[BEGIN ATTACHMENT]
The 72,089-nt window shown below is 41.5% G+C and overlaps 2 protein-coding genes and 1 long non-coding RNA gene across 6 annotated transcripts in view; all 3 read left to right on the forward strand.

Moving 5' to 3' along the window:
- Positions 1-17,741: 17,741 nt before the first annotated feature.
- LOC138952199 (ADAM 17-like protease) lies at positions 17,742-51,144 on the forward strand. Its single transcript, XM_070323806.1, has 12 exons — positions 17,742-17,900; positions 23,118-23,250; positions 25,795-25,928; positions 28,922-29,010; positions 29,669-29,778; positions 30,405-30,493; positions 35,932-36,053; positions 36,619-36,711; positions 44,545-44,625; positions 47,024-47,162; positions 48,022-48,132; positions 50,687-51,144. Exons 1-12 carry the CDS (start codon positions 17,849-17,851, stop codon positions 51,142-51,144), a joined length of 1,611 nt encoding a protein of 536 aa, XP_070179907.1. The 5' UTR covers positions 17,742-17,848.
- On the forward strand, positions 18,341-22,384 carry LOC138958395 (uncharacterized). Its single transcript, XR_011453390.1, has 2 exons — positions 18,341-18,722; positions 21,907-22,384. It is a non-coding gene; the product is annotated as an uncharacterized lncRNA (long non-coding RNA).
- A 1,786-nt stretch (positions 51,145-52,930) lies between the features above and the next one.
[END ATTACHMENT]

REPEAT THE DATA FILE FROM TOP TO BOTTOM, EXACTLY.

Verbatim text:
The 72,089-nt window shown below is 41.5% G+C and overlaps 2 protein-coding genes and 1 long non-coding RNA gene across 6 annotated transcripts in view; all 3 read left to right on the forward strand.

Moving 5' to 3' along the window:
- Positions 1-17,741: 17,741 nt before the first annotated feature.
- LOC138952199 (ADAM 17-like protease) lies at positions 17,742-51,144 on the forward strand. Its single transcript, XM_070323806.1, has 12 exons — positions 17,742-17,900; positions 23,118-23,250; positions 25,795-25,928; positions 28,922-29,010; positions 29,669-29,778; positions 30,405-30,493; positions 35,932-36,053; positions 36,619-36,711; positions 44,545-44,625; positions 47,024-47,162; positions 48,022-48,132; positions 50,687-51,144. Exons 1-12 carry the CDS (start codon positions 17,849-17,851, stop codon positions 51,142-51,144), a joined length of 1,611 nt encoding a protein of 536 aa, XP_070179907.1. The 5' UTR covers positions 17,742-17,848.
- On the forward strand, positions 18,341-22,384 carry LOC138958395 (uncharacterized). Its single transcript, XR_011453390.1, has 2 exons — positions 18,341-18,722; positions 21,907-22,384. It is a non-coding gene; the product is annotated as an uncharacterized lncRNA (long non-coding RNA).
- A 1,786-nt stretch (positions 51,145-52,930) lies between the features above and the next one.